I vaguely remember waking up just in time to discover that none of the country house residents had been murdered at all, but I cannot remember what the motive was was staging the killings, using extras as victims.
What I love about these black and white thrillers most is the country house settings, and when we stay in British hotels, I like nothing better than dark, rickety corridors and surly staff who silently and humourlessly place bad food in front of you before disappearing out of earshot as you try to shout for another bottle of '68.
This is why I am so welcomed by hotel chains when reviewing them on 'Trip Advisor'. Everyone else is complaining about the scruffy rooms, poor lighting, bad food and surly staff, and I am inexplicably giving the place a 5 star rating. Eynsham Hall would have received 5 stars from me, if only the lovely Polish staff had been a little less friendly and helpful.
I think the best - or most memorable - hotel experience I ever had was when staying in the horrid little town of Hamm in Germany, when working for a travelling theatre company.
Northern Germany is studded with 'Flak-Towers' - massively built, WW2, concrete edifices which served both as air-raid shelters and anti-aircraft gun-emplacements.
After the war, they tried to demolish most of these unpleasant architectural reminders of the sordid conflict, but found them to be so well built that no amount of TNT would even dent them. They could survive a direct hit from a block-buster. (See above photo)
So, making the best out of a bad situation, Hamm decided to turn their own Flak-Tower into a charming sculptural depiction of an elephant from a children's book illustration.
Why they chose an elephant is beyond understanding, as the tower's shape bears no resemblance to any elephant ever seen in the wild, or even in a children's book for that matter.
They simply stuck a 50 foot trunk on one side, and some 30 foot ears on the other, then painted the whole thing grey, and the ensemble dominates the flat, grey landscape for miles around.
We were met in Hamm's municipal park by the town councillor who booked us, and she apologised for not being able to hang around long enough to see the show, as she had another meeting to attend. If she had stayed, then she would have been the only member of the audience, as everyone else just walked past ignoring us anyway. The only time anyone stopped was when I played Wagner over the Tannoy system, and I heard a few people murmur, "Ah. Tannhauser!" before going on their way.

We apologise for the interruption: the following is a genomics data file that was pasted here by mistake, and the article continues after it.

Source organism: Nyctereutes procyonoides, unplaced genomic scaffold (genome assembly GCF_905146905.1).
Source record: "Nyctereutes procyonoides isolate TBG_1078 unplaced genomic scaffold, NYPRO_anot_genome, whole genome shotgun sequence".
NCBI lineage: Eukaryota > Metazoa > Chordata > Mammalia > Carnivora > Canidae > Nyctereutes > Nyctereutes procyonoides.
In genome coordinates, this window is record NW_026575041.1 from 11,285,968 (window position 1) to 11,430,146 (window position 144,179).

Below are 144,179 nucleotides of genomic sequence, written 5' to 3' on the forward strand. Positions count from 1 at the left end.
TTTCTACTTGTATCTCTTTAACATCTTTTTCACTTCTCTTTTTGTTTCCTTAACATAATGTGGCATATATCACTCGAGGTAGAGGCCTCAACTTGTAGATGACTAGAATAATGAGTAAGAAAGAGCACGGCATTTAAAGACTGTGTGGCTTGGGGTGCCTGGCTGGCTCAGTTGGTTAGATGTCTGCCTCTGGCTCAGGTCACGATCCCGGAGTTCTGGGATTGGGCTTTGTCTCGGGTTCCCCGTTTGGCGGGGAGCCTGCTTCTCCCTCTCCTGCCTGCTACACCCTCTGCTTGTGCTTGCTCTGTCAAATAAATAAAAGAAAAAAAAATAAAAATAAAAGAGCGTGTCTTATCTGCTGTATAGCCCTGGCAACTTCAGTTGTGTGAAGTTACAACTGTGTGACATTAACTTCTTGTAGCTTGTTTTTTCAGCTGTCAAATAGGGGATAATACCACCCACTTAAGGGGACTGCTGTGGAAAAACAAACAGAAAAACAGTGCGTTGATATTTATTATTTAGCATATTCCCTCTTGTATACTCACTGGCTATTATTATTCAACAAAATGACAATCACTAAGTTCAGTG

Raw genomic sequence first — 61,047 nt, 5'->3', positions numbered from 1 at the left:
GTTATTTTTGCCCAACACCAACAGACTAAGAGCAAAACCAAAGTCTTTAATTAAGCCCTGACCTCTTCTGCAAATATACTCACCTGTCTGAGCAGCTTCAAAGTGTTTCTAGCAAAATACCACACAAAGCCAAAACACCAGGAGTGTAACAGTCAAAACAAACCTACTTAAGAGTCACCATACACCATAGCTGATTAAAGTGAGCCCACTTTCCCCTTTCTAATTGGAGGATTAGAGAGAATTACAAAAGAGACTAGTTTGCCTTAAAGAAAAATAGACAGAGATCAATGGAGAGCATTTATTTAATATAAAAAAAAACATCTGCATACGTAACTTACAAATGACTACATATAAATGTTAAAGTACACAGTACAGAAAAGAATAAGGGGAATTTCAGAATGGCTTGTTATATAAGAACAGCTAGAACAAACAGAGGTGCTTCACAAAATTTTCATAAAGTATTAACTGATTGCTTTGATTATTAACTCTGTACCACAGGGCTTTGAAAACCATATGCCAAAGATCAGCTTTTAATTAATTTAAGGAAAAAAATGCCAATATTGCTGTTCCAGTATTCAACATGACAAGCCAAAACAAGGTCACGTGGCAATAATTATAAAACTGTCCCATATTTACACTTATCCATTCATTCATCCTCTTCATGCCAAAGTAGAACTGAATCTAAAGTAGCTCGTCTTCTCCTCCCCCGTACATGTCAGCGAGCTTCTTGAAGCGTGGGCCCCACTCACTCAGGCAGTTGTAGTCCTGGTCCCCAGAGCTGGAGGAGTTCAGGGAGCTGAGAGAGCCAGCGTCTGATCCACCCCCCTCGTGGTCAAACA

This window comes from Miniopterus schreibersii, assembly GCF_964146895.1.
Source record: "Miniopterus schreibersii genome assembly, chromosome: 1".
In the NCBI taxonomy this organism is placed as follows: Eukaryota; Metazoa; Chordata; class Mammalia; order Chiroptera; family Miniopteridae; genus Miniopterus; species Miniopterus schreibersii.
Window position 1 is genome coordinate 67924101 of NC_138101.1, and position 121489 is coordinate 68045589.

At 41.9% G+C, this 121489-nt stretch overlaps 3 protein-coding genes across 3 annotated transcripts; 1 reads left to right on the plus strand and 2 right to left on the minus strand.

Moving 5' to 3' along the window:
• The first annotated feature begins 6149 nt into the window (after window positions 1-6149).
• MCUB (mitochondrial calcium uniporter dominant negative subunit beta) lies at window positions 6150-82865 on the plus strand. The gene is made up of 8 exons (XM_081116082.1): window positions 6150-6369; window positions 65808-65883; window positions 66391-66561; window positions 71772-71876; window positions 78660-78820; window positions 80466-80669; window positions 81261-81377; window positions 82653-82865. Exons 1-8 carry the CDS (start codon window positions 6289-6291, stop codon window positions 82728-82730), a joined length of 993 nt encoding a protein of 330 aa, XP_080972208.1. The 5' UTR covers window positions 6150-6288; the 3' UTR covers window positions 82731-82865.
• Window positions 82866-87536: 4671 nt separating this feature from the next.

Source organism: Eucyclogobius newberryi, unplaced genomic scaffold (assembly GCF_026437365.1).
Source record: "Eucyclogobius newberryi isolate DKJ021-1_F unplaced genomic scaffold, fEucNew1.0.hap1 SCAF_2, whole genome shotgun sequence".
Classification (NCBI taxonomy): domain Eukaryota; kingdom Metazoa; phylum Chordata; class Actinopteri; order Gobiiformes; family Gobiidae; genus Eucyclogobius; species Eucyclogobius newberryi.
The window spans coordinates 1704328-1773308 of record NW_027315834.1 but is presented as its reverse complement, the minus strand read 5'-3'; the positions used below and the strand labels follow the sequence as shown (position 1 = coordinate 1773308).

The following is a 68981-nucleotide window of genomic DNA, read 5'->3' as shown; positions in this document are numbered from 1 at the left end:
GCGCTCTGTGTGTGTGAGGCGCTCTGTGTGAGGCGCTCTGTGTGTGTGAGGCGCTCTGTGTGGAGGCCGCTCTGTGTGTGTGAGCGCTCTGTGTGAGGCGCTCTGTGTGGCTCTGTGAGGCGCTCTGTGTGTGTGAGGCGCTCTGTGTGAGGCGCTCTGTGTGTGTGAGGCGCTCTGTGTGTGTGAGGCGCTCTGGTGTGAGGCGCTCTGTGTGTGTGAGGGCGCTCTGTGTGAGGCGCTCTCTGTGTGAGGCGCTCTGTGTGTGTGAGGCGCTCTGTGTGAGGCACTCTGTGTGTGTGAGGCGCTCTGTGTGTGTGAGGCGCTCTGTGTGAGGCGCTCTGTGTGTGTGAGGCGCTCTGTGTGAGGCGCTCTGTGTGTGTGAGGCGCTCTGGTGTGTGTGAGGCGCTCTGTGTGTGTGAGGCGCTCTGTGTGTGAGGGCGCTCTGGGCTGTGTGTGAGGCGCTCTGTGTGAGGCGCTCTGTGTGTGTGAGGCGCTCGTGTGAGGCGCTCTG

We were booked in to a hotel a little out of town, and when we arrived, it was very late on a very dark night. We had been forewarned as to our room numbers, and the creaking old door was unlocked and waiting for us.
The three of us went in, and I groped around for a light switch - all around. Not a single light had been left on, so we had to wait for our eyes to become a little more adjusted to the extreme darkness before finding our way to a large flight of stairs.
Half way up the stairs on a small landing, there came the deep growl of a very large dog. I could not tell what breed of dog it was, but the general shape and basso profundo voice suggested something like a mastiff, and a territorial one at that.
There was nothing for it but try to step over the beast and hope it didn't tear the crotch out of our trousers - which, thankfully, it didn't. There was no harp playing itself beside the dog at the time, and I couldn't tell how many heads it had.
We found the three rooms using a cigarette lighter, and fell into bed.
Next morning, the dog was gone and we went downstairs in search of breakfast. The smell of bad coffee alerted us to the right room, and we found a meagre collection of toast, cold meats (a German breakfast) laid out on a single table.
We had breakfast, packed and left. At no time did we see another person in the whole place.
Very strange, but very memorable (especially since I have told you this story before, in a different form). Trip Advisor didn't exist then - shame.